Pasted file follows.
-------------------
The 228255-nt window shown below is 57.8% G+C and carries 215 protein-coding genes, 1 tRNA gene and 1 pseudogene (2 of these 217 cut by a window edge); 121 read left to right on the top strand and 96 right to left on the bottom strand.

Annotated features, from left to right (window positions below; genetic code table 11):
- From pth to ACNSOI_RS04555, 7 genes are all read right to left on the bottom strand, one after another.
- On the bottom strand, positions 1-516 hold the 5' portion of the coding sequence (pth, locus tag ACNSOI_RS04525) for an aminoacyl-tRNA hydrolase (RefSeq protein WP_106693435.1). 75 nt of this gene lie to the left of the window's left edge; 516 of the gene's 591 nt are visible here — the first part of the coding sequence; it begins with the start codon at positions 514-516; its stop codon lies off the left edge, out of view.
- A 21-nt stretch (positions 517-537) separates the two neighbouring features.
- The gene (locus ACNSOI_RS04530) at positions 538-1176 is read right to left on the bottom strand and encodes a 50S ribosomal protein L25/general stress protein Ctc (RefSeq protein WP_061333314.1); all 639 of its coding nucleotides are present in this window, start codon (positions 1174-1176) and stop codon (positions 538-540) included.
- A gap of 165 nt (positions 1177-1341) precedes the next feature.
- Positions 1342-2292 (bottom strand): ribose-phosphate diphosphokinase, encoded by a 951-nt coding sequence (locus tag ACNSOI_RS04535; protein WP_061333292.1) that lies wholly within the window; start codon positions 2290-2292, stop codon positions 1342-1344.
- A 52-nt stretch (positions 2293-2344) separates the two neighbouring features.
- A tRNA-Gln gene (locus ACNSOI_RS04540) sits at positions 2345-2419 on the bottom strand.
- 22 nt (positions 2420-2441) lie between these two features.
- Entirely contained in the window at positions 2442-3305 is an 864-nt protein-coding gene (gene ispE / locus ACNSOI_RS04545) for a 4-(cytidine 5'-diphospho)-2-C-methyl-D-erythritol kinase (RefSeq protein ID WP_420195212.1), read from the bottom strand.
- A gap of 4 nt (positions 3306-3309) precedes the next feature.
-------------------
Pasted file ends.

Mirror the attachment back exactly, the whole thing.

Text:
The 228255-nt window shown below is 57.8% G+C and carries 215 protein-coding genes, 1 tRNA gene and 1 pseudogene (2 of these 217 cut by a window edge); 121 read left to right on the top strand and 96 right to left on the bottom strand.

Annotated features, from left to right (window positions below; genetic code table 11):
- From pth to ACNSOI_RS04555, 7 genes are all read right to left on the bottom strand, one after another.
- On the bottom strand, positions 1-516 hold the 5' portion of the coding sequence (pth, locus tag ACNSOI_RS04525) for an aminoacyl-tRNA hydrolase (RefSeq protein WP_106693435.1). 75 nt of this gene lie to the left of the window's left edge; 516 of the gene's 591 nt are visible here — the first part of the coding sequence; it begins with the start codon at positions 514-516; its stop codon lies off the left edge, out of view.
- A 21-nt stretch (positions 517-537) separates the two neighbouring features.
- The gene (locus ACNSOI_RS04530) at positions 538-1176 is read right to left on the bottom strand and encodes a 50S ribosomal protein L25/general stress protein Ctc (RefSeq protein WP_061333314.1); all 639 of its coding nucleotides are present in this window, start codon (positions 1174-1176) and stop codon (positions 538-540) included.
- A gap of 165 nt (positions 1177-1341) precedes the next feature.
- Positions 1342-2292 (bottom strand): ribose-phosphate diphosphokinase, encoded by a 951-nt coding sequence (locus tag ACNSOI_RS04535; protein WP_061333292.1) that lies wholly within the window; start codon positions 2290-2292, stop codon positions 1342-1344.
- A 52-nt stretch (positions 2293-2344) separates the two neighbouring features.
- A tRNA-Gln gene (locus ACNSOI_RS04540) sits at positions 2345-2419 on the bottom strand.
- 22 nt (positions 2420-2441) lie between these two features.
- Entirely contained in the window at positions 2442-3305 is an 864-nt protein-coding gene (gene ispE / locus ACNSOI_RS04545) for a 4-(cytidine 5'-diphospho)-2-C-methyl-D-erythritol kinase (RefSeq protein ID WP_420195212.1), read from the bottom strand.
- A gap of 4 nt (positions 3306-3309) precedes the next feature.